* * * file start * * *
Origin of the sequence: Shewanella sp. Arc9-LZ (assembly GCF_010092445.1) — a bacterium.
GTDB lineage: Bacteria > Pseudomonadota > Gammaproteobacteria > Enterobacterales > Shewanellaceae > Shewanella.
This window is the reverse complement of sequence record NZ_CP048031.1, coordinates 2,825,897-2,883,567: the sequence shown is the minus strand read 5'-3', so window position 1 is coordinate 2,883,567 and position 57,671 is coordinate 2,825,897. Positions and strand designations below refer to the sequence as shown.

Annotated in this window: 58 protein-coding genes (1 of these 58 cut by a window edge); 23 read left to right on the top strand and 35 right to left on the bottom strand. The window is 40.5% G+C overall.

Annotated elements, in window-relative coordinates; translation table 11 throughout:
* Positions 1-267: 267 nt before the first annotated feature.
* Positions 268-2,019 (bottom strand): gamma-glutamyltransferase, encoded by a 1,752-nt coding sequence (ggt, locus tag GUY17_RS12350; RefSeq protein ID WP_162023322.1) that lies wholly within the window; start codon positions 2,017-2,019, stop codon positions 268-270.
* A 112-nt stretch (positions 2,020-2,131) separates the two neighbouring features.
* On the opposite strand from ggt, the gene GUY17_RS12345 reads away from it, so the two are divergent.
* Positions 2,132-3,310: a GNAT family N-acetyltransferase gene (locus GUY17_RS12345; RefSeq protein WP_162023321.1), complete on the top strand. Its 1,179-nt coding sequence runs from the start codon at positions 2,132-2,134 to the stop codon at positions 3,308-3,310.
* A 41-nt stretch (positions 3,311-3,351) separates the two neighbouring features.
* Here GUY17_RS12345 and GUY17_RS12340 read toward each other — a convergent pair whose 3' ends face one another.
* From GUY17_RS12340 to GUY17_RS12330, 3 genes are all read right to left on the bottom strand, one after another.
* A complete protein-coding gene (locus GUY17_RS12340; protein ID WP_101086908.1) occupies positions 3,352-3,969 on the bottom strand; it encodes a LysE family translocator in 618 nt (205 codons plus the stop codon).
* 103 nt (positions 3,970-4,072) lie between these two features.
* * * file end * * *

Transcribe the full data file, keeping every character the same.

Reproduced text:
Origin of the sequence: Shewanella sp. Arc9-LZ (assembly GCF_010092445.1) — a bacterium.
GTDB lineage: Bacteria > Pseudomonadota > Gammaproteobacteria > Enterobacterales > Shewanellaceae > Shewanella.
This window is the reverse complement of sequence record NZ_CP048031.1, coordinates 2,825,897-2,883,567: the sequence shown is the minus strand read 5'-3', so window position 1 is coordinate 2,883,567 and position 57,671 is coordinate 2,825,897. Positions and strand designations below refer to the sequence as shown.

Annotated in this window: 58 protein-coding genes (1 of these 58 cut by a window edge); 23 read left to right on the top strand and 35 right to left on the bottom strand. The window is 40.5% G+C overall.

Annotated elements, in window-relative coordinates; translation table 11 throughout:
* Positions 1-267: 267 nt before the first annotated feature.
* Positions 268-2,019 (bottom strand): gamma-glutamyltransferase, encoded by a 1,752-nt coding sequence (ggt, locus tag GUY17_RS12350; RefSeq protein ID WP_162023322.1) that lies wholly within the window; start codon positions 2,017-2,019, stop codon positions 268-270.
* A 112-nt stretch (positions 2,020-2,131) separates the two neighbouring features.
* On the opposite strand from ggt, the gene GUY17_RS12345 reads away from it, so the two are divergent.
* Positions 2,132-3,310: a GNAT family N-acetyltransferase gene (locus GUY17_RS12345; RefSeq protein WP_162023321.1), complete on the top strand. Its 1,179-nt coding sequence runs from the start codon at positions 2,132-2,134 to the stop codon at positions 3,308-3,310.
* A 41-nt stretch (positions 3,311-3,351) separates the two neighbouring features.
* Here GUY17_RS12345 and GUY17_RS12340 read toward each other — a convergent pair whose 3' ends face one another.
* From GUY17_RS12340 to GUY17_RS12330, 3 genes are all read right to left on the bottom strand, one after another.
* A complete protein-coding gene (locus GUY17_RS12340; protein ID WP_101086908.1) occupies positions 3,352-3,969 on the bottom strand; it encodes a LysE family translocator in 618 nt (205 codons plus the stop codon).
* 103 nt (positions 3,970-4,072) lie between these two features.